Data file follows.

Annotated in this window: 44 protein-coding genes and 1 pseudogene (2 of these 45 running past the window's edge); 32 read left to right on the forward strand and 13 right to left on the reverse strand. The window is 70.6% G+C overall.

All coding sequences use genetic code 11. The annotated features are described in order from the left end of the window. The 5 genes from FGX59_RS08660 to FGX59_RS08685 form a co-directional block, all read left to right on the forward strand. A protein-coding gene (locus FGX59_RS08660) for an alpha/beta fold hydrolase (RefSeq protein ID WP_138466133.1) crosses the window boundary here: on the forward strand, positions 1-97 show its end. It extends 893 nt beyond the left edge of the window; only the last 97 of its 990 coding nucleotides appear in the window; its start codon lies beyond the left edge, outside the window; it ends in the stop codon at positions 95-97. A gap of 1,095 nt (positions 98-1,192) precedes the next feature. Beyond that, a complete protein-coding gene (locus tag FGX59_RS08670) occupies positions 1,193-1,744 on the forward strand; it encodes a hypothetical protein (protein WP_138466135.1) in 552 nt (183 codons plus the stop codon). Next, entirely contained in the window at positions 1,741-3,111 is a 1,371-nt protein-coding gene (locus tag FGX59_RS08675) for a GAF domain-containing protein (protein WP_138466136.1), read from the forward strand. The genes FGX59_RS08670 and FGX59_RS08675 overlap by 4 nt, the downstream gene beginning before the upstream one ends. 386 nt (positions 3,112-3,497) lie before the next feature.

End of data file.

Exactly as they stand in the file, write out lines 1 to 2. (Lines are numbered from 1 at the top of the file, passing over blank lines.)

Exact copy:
Annotated in this window: 44 protein-coding genes and 1 pseudogene (2 of these 45 running past the window's edge); 32 read left to right on the forward strand and 13 right to left on the reverse strand. The window is 70.6% G+C overall.

All coding sequences use genetic code 11. The annotated features are described in order from the left end of the window. The 5 genes from FGX59_RS08660 to FGX59_RS08685 form a co-directional block, all read left to right on the forward strand. A protein-coding gene (locus FGX59_RS08660) for an alpha/beta fold hydrolase (RefSeq protein ID WP_138466133.1) crosses the window boundary here: on the forward strand, positions 1-97 show its end. It extends 893 nt beyond the left edge of the window; only the last 97 of its 990 coding nucleotides appear in the window; its start codon lies beyond the left edge, outside the window; it ends in the stop codon at positions 95-97. A gap of 1,095 nt (positions 98-1,192) precedes the next feature. Beyond that, a complete protein-coding gene (locus tag FGX59_RS08670) occupies positions 1,193-1,744 on the forward strand; it encodes a hypothetical protein (protein WP_138466135.1) in 552 nt (183 codons plus the stop codon). Next, entirely contained in the window at positions 1,741-3,111 is a 1,371-nt protein-coding gene (locus tag FGX59_RS08675) for a GAF domain-containing protein (protein WP_138466136.1), read from the forward strand. The genes FGX59_RS08670 and FGX59_RS08675 overlap by 4 nt, the downstream gene beginning before the upstream one ends. 386 nt (positions 3,112-3,497) lie before the next feature.